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Lenin the Libertarian?

For my Resource Geography class, we have to read a section of V.I. Lenin's book Imperialism. Lenin's principal argument is against monopolization. He laments the end of the earlier free-trading phase of capitalism in the mid 19th century, and the rise of corporations that pursue vertical integration in order to gain total control over necessary resources. If John D. Rockefeller's vision for Standard Oil is representative, the drive for consolidation and monopolization is a result of an aversion to the chaotic nature of real market capitalism.

From a deontological frame that abhors government intervention, libertarians often object to measures that would eliminate this sort of monopolistic behavior. But what is being defended is just those aspects of capitalism that consequentialist libertarians rely on as the basis of the system's merit -- competition and decentralization. Perhaps we can all agree that crony capitalism -- the subversion of market mechanisms for the benefit of certain powerful interests (either the "capitalist class" as a whole, or more often certain elements within it).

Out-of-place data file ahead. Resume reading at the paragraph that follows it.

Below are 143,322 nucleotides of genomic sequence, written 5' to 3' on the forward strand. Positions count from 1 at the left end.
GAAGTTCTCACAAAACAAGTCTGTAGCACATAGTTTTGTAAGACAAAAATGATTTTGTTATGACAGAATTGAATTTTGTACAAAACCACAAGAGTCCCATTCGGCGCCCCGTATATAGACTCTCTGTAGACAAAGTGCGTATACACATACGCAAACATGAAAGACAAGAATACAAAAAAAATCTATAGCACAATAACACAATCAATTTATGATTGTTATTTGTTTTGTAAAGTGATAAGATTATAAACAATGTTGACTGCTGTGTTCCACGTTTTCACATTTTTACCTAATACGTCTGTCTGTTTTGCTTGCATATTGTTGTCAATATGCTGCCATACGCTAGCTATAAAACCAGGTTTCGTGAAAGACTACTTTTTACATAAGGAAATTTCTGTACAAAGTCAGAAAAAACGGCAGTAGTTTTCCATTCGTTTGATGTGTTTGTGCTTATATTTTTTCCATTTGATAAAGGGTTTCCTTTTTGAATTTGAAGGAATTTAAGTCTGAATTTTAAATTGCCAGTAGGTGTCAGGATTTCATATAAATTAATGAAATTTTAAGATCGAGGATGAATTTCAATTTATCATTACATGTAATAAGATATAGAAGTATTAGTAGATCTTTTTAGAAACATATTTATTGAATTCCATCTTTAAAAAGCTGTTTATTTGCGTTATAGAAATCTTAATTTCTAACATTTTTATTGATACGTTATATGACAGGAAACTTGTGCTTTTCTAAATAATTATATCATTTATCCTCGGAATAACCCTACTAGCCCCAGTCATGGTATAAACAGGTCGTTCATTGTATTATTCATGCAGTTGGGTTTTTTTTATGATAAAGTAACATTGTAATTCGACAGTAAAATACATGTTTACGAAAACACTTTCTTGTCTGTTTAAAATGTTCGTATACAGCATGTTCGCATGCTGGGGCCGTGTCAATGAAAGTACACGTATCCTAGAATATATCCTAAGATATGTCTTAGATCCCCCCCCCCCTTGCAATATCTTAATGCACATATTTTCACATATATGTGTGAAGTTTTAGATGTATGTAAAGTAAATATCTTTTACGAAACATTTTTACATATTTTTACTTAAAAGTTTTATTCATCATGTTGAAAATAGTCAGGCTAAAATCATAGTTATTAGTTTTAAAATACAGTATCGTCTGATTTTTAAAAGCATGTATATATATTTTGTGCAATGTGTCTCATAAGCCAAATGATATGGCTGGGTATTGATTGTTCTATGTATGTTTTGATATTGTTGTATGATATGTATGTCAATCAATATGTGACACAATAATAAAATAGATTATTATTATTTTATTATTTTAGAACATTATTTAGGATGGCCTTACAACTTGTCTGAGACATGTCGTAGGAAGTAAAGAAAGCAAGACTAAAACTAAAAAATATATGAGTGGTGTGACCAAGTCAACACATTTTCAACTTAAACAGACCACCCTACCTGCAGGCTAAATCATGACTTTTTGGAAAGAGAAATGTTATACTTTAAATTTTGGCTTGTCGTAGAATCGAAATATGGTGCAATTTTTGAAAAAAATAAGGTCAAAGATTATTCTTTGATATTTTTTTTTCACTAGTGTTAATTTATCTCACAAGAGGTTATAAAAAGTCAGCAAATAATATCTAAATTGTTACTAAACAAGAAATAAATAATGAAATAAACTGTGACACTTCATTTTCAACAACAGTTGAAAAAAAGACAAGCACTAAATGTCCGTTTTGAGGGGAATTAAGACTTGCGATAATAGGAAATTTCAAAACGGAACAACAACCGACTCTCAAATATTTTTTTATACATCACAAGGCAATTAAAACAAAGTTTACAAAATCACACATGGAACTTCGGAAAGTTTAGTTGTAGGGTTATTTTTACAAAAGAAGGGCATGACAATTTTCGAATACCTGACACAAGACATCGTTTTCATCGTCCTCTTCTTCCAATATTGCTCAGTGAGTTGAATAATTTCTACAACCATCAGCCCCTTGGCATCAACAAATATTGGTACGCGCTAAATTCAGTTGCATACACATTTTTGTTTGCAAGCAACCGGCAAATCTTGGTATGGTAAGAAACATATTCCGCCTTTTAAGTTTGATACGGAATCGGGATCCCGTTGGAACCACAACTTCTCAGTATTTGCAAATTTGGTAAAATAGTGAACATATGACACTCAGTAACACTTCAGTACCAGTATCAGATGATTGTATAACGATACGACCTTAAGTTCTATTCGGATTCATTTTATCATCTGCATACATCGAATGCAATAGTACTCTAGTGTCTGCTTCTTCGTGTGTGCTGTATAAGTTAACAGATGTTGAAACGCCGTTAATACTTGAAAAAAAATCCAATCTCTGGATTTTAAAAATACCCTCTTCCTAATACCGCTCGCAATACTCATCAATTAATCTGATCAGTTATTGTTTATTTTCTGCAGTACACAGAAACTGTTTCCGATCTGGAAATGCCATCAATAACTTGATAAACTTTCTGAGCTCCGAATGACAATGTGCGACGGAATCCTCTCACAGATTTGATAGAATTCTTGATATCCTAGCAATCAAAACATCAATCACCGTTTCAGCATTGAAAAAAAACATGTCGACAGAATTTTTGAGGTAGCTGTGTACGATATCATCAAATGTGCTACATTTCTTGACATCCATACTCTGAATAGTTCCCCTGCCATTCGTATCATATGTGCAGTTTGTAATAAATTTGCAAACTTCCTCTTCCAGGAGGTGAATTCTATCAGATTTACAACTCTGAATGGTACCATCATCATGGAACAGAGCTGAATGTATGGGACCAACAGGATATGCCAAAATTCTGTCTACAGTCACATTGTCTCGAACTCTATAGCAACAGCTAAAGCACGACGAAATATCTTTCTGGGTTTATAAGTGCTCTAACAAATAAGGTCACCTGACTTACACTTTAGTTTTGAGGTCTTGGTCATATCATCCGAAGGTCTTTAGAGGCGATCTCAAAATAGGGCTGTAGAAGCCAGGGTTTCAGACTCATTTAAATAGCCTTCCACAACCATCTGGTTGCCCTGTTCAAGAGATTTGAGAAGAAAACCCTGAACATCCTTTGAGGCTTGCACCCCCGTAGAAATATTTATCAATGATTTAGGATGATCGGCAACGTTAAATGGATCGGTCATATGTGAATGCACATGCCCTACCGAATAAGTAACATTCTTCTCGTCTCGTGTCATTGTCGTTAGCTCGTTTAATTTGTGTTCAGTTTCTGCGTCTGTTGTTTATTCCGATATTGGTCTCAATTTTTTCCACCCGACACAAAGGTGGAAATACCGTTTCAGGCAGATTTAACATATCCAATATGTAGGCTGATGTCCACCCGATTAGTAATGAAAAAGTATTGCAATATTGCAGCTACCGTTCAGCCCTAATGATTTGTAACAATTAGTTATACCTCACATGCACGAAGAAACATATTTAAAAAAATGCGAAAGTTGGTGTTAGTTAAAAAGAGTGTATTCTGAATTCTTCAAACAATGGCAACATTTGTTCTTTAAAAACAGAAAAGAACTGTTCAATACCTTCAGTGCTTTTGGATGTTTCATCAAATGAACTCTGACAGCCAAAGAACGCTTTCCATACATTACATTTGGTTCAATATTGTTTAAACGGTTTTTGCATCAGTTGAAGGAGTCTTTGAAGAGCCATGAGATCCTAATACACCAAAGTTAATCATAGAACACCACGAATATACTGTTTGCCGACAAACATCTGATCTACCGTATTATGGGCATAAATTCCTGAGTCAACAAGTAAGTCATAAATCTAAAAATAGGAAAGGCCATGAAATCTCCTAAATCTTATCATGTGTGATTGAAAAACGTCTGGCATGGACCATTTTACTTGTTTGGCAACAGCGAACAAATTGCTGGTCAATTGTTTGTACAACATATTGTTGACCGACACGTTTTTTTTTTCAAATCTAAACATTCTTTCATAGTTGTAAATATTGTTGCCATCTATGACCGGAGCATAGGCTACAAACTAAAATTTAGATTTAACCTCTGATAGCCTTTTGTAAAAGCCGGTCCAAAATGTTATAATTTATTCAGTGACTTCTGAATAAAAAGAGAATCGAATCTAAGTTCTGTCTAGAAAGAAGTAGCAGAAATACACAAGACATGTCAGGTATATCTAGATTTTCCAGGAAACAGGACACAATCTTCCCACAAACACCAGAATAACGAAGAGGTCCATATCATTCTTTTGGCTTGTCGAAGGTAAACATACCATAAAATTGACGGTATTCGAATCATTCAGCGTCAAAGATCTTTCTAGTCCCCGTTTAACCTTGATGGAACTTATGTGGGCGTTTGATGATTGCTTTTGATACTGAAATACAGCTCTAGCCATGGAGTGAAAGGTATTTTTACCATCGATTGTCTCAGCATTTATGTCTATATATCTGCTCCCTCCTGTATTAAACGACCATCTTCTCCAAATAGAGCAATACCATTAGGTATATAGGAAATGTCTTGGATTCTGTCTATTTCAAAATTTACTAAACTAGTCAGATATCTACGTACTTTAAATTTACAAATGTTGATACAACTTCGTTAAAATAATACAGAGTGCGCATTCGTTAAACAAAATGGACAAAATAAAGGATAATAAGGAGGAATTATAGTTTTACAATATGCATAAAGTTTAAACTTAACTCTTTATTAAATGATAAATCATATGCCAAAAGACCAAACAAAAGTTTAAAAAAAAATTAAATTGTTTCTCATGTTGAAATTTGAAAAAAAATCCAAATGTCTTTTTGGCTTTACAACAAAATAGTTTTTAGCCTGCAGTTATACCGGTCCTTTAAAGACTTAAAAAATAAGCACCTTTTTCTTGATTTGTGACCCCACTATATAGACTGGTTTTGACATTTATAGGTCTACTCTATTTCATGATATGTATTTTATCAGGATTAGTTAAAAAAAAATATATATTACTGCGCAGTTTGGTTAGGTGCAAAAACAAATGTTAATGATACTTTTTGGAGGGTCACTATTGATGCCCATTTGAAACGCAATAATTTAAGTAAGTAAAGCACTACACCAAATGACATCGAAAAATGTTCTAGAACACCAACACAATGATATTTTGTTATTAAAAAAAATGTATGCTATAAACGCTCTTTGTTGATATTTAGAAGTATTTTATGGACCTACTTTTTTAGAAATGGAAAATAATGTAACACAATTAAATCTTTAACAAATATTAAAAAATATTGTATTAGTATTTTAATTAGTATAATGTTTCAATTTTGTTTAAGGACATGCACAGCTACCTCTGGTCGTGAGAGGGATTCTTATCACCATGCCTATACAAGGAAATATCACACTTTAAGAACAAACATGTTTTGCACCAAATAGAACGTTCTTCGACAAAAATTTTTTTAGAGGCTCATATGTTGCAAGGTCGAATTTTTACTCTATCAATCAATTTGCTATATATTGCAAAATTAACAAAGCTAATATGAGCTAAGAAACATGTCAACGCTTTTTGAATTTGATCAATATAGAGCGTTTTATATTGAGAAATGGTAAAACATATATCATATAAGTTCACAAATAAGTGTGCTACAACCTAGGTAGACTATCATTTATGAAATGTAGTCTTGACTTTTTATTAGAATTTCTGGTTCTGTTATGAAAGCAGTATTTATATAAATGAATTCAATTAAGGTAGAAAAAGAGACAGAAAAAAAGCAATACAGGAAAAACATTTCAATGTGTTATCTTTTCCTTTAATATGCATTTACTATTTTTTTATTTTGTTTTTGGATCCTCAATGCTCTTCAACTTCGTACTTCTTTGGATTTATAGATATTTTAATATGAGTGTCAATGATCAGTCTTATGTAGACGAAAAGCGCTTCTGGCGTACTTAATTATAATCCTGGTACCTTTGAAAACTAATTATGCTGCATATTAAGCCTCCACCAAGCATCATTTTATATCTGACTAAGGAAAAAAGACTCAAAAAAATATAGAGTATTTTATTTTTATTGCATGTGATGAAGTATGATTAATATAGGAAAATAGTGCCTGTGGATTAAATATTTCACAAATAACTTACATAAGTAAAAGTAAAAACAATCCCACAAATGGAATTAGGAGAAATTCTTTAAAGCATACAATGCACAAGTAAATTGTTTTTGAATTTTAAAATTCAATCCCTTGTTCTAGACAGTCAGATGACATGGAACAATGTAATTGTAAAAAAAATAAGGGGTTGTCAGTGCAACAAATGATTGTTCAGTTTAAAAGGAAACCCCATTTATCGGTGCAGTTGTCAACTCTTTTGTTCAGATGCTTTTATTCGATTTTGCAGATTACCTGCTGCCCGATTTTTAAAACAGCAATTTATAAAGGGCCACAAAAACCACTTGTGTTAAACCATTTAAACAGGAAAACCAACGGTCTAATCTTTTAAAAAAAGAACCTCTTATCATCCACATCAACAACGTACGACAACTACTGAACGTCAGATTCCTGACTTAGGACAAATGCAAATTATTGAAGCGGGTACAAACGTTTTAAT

It's ironic, then, that the regime that Lenin founded took monopolism to the extreme, erasing any formal barriers between industrial organizations and between them and the state. In theory, economic interdependence brings about peace, because nobody would dare risk losing their trade with a nation by going to war with it. But when countries don't trust each other to see that same logic, they turn to the security of making regions they're dependent on no longer foriegn. He cites as one example that the British and Russians found it necessary to make colonies out of cotton-producing areas (Egypt and Central Asia, respectively) in order to securely bind that production into the national system. Yet one of Lenin's first acts as leader of the Soviet Union was to push for more cotton production in Central Asia, and the imperialist pursuit of cotton self-sufficiency continued with all of his successors.


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